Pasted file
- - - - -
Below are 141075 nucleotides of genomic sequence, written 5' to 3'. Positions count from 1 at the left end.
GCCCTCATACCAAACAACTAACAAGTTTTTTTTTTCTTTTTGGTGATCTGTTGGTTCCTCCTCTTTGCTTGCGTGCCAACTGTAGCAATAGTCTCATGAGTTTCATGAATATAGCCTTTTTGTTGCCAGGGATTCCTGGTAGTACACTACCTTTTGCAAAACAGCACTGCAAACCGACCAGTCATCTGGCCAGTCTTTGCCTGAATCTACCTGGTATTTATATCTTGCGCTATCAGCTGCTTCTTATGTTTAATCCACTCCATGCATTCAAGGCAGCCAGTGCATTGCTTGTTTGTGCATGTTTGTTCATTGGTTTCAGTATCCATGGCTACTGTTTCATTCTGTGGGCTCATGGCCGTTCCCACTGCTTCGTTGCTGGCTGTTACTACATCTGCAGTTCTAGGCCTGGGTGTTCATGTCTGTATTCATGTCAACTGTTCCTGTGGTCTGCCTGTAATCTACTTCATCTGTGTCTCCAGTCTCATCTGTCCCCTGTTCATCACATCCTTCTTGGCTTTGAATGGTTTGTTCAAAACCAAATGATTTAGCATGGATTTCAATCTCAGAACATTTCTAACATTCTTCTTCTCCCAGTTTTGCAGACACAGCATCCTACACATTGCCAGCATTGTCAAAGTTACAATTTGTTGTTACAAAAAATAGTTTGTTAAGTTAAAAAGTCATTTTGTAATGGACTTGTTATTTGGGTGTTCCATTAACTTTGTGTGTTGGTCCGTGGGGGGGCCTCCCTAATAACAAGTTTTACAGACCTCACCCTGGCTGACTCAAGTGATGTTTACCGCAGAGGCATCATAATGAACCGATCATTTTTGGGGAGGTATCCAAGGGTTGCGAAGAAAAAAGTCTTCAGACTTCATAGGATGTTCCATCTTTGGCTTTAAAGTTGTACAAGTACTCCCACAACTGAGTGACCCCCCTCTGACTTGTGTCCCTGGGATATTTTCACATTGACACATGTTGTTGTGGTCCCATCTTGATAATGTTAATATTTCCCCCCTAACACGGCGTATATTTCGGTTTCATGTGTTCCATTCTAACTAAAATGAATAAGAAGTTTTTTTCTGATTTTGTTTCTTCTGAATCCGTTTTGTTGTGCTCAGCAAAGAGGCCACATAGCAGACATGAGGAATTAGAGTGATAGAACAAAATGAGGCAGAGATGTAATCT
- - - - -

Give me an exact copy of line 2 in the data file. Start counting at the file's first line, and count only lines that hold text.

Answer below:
GCCCTCATACCAAACAACTAACAAGTTTTTTTTTTCTTTTTGGTGATCTGTTGGTTCCTCCTCTTTGCTTGCGTGCCAACTGTAGCAATAGTCTCATGAGTTTCATGAATATAGCCTTTTTGTTGCCAGGGATTCCTGGTAGTACACTACCTTTTGCAAAACAGCACTGCAAACCGACCAGTCATCTGGCCAGTCTTTGCCTGAATCTACCTGGTATTTATATCTTGCGCTATCAGCTGCTTCTTATGTTTAATCCACTCCATGCATTCAAGGCAGCCAGTGCATTGCTTGTTTGTGCATGTTTGTTCATTGGTTTCAGTATCCATGGCTACTGTTTCATTCTGTGGGCTCATGGCCGTTCCCACTGCTTCGTTGCTGGCTGTTACTACATCTGCAGTTCTAGGCCTGGGTGTTCATGTCTGTATTCATGTCAACTGTTCCTGTGGTCTGCCTGTAATCTACTTCATCTGTGTCTCCAGTCTCATCTGTCCCCTGTTCATCACATCCTTCTTGGCTTTGAATGGTTTGTTCAAAACCAAATGATTTAGCATGGATTTCAATCTCAGAACATTTCTAACATTCTTCTTCTCCCAGTTTTGCAGACACAGCATCCTACACATTGCCAGCATTGTCAAAGTTACAATTTGTTGTTACAAAAAATAGTTTGTTAAGTTAAAAAGTCATTTTGTAATGGACTTGTTATTTGGGTGTTCCATTAACTTTGTGTGTTGGTCCGTGGGGGGGCCTCCCTAATAACAAGTTTTACAGACCTCACCCTGGCTGACTCAAGTGATGTTTACCGCAGAGGCATCATAATGAACCGATCATTTTTGGGGAGGTATCCAAGGGTTGCGAAGAAAAAAGTCTTCAGACTTCATAGGATGTTCCATCTTTGGCTTTAAAGTTGTACAAGTACTCCCACAACTGAGTGACCCCCCTCTGACTTGTGTCCCTGGGATATTTTCACATTGACACATGTTGTTGTGGTCCCATCTTGATAATGTTAATATTTCCCCCCTAACACGGCGTATATTTCGGTTTCATGTGTTCCATTCTAACTAAAATGAATAAGAAGTTTTTTTCTGATTTTGTTTCTTCTGAATCCGTTTTGTTGTGCTCAGCAAAGAGGCCACATAGCAGACATGAGGAATTAGAGTGATAGAACAAAATGAGGCAGAGATGTAATCT